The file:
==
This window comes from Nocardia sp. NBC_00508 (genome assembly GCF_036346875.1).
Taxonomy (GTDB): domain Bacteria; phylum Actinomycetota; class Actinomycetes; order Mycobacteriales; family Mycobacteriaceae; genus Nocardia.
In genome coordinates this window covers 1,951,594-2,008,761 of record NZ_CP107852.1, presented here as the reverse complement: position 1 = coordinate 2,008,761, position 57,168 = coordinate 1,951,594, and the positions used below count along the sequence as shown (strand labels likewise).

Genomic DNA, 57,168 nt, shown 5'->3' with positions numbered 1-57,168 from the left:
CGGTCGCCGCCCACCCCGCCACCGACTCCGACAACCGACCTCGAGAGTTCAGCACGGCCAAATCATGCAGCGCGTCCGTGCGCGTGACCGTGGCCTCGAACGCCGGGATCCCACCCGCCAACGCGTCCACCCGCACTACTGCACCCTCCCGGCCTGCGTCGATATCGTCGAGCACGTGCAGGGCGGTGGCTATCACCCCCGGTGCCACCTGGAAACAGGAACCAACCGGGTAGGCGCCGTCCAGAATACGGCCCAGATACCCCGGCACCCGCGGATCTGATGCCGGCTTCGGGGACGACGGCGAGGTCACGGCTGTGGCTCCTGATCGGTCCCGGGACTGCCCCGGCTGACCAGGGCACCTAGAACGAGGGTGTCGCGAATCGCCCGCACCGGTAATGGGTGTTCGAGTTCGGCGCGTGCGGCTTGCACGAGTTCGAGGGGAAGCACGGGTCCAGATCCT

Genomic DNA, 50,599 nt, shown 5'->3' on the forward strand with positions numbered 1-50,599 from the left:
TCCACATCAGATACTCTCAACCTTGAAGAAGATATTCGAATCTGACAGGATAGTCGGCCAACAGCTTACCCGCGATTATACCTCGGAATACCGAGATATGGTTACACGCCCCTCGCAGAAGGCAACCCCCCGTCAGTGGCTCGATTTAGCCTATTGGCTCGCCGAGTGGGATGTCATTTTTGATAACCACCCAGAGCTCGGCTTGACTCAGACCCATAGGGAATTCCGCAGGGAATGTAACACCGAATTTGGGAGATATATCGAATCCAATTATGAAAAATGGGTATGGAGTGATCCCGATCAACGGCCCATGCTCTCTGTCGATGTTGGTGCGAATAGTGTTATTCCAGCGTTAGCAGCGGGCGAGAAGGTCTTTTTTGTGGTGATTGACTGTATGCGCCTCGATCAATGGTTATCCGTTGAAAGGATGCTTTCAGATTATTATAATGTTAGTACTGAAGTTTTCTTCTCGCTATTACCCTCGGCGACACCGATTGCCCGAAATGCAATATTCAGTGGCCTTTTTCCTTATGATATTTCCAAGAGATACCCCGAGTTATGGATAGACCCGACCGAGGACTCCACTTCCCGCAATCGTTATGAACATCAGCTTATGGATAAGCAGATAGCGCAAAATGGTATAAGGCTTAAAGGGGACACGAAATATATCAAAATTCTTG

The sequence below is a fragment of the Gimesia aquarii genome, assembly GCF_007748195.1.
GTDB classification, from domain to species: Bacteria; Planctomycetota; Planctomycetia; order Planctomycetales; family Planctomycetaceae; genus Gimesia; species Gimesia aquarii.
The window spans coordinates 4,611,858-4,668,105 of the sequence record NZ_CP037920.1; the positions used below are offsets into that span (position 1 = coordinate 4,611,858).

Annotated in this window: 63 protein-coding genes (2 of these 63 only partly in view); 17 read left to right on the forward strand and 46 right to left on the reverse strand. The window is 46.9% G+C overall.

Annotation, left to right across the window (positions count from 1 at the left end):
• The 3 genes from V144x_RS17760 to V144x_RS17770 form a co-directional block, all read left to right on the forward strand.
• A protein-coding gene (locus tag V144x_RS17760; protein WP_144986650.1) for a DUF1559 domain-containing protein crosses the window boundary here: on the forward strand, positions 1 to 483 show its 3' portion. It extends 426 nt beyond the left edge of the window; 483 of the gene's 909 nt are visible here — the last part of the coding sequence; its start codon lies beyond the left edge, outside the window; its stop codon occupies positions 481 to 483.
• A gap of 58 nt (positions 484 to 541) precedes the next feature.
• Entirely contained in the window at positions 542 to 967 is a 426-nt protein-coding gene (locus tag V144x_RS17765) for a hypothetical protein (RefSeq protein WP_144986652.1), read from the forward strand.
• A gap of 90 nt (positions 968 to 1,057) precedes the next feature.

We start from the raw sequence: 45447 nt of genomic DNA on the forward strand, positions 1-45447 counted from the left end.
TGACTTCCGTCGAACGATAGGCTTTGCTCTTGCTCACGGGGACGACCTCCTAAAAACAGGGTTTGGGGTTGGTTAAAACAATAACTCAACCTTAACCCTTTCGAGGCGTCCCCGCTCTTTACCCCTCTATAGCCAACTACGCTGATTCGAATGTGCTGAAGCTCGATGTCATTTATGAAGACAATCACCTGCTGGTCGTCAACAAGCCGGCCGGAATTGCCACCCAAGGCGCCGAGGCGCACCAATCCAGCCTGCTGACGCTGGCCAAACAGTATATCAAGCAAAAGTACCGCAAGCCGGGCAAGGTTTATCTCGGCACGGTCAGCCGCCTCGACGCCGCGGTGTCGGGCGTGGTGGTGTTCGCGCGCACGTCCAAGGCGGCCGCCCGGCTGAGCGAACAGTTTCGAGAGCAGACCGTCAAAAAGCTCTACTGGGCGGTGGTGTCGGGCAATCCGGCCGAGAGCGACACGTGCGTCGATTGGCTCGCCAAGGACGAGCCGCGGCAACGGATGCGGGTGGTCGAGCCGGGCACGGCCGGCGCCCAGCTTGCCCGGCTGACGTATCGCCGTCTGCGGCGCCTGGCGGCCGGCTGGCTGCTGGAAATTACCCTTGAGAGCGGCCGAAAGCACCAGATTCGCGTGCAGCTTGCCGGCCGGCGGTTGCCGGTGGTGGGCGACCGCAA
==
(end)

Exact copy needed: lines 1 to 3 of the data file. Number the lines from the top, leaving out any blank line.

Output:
This window comes from Nocardia sp. NBC_00508 (genome assembly GCF_036346875.1).
Taxonomy (GTDB): domain Bacteria; phylum Actinomycetota; class Actinomycetes; order Mycobacteriales; family Mycobacteriaceae; genus Nocardia.
In genome coordinates this window covers 1,951,594-2,008,761 of record NZ_CP107852.1, presented here as the reverse complement: position 1 = coordinate 2,008,761, position 57,168 = coordinate 1,951,594, and the positions used below count along the sequence as shown (strand labels likewise).